Wednesday, September 18, 2019
John Adams :: biographies bio biography American History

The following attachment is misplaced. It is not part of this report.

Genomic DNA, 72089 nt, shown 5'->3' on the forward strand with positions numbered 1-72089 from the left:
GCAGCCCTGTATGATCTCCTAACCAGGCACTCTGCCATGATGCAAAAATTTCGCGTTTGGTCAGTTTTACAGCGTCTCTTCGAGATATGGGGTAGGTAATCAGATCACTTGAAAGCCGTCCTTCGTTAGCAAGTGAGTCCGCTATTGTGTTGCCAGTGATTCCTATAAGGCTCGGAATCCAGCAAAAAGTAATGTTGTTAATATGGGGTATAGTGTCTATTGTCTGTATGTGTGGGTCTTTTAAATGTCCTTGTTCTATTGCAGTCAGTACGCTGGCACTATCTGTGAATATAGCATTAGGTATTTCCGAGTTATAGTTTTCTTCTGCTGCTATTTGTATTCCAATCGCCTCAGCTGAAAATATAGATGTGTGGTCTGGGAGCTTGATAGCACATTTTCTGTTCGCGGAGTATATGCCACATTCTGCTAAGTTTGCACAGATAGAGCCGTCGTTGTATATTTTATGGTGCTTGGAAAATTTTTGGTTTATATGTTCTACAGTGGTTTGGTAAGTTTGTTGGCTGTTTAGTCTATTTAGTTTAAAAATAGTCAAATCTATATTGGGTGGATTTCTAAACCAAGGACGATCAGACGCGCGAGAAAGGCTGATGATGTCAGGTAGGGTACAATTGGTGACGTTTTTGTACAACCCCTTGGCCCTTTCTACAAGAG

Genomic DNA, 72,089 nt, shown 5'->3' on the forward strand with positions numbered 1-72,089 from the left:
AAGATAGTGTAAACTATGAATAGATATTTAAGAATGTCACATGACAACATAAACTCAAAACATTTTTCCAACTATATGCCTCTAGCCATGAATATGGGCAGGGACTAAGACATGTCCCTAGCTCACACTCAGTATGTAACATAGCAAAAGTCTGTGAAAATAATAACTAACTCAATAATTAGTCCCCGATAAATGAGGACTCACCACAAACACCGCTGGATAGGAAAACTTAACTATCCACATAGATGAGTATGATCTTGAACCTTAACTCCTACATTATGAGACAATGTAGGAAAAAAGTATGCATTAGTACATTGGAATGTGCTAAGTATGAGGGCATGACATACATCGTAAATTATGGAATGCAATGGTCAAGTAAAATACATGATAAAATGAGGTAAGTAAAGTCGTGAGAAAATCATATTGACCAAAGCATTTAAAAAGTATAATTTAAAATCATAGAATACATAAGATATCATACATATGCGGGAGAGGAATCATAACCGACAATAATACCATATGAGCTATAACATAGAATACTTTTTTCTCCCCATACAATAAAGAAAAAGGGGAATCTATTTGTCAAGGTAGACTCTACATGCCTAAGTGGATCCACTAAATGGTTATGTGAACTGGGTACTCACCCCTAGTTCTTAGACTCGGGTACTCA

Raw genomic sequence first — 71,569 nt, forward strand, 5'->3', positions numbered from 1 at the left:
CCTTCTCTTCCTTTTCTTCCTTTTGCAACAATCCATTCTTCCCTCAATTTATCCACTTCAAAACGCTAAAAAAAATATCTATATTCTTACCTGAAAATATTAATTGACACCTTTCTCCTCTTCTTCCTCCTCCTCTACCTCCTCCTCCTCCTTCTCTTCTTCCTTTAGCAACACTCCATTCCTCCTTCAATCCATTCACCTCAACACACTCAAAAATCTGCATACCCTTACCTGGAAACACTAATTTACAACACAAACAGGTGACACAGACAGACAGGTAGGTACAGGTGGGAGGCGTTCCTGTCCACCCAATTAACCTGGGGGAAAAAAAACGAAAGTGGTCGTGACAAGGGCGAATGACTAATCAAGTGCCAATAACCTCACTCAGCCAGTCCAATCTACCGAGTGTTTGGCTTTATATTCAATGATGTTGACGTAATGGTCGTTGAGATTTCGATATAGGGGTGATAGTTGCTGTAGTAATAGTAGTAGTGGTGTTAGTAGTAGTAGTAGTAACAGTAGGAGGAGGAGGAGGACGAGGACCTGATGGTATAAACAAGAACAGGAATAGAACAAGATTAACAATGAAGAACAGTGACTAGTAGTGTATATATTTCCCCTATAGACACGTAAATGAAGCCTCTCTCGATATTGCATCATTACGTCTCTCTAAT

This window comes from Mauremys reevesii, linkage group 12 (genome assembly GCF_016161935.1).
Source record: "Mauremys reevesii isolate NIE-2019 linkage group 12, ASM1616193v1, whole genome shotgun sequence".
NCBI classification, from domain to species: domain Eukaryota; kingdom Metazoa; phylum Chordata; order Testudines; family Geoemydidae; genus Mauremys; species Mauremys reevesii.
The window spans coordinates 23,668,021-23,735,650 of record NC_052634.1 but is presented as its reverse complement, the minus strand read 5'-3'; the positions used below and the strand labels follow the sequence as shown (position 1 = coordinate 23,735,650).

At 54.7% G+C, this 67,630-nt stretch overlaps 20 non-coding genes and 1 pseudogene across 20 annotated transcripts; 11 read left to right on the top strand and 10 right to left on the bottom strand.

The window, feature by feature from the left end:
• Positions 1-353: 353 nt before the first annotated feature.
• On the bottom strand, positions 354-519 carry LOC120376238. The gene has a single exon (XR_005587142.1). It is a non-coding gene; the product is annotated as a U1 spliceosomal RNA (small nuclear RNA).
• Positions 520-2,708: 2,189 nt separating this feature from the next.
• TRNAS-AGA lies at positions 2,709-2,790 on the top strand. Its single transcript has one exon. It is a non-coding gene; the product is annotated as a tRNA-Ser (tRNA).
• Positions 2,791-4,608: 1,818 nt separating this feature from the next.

John Adams (1735-1826) Founding father. Second President of the United States, first vice-president of the U.S., member of the Continental Congress, helped draft the Declaration of Independence, helped negotiate the treaty of Paris with England in 1783. Also known as the Paris Peace Treaty, this agreement ended the United States War for Independence, giving formal recognition of the United States, and established it's then-boundaries. Second President (1797-1801) John Adams devoted much of his presidential energy to dealing with infringements on American neutrality in an Anglo-French war. He succeeded in keeping the United States from being drawn into those hostilities. He did so, however, at great cost to his popularity, and he left office feeling much battered and wrongly abused. Many years later, Adams observed: "No man who ever held the office of President would ever congratulate a friend on obtaining it." THE PARIS PEACE TREATY (PEACE TREATY of 1783): In the name of the most holy and undivided Trinity. It having pleased the Divine Providence to dispose the hearts of the most serene and most potent Prince George the Third, by the grace of God, king of Great Britain, France, and Ireland, defender of the faith, duke of Brunswick and Lunebourg, arch- treasurer and prince elector of the Holy Roman Empire etc., and of the United States of America, to forget all past misunderstandings and differences that have unhappily interrupted the good correspondence and friendship which they mutually wish to restore, and to establish such a beneficial and satisfactory intercourse , between the two countries upon the ground of reciprocal advantages and mutual convenience as may promote and secure to both perpetual peace and harmony; and having for this desirable end already laid the foundation of peace and reconciliation by the Provisional Articles signed at Paris on the 30th of November 1782, by the commissioners empowered on each part, which artic les were agreed to be inserted in and constitute the Treaty of Peace proposed to be concluded between the Crown of Great Britain and the said United States, but which treaty was not to be concluded until terms of peace should be agreed upon between Great Britain and France and his Britannic Majesty should be ready to conclude such treaty accordingly; and the treaty between Great Britain and France having since been concluded, his Britannic Majesty and the United States of America, in order to carry into full effect the Provisional Articles above mentioned, according to the tenor thereof, have constituted and appointed, that is to say his Britannic Majesty on his part, David Hartley, Esqr.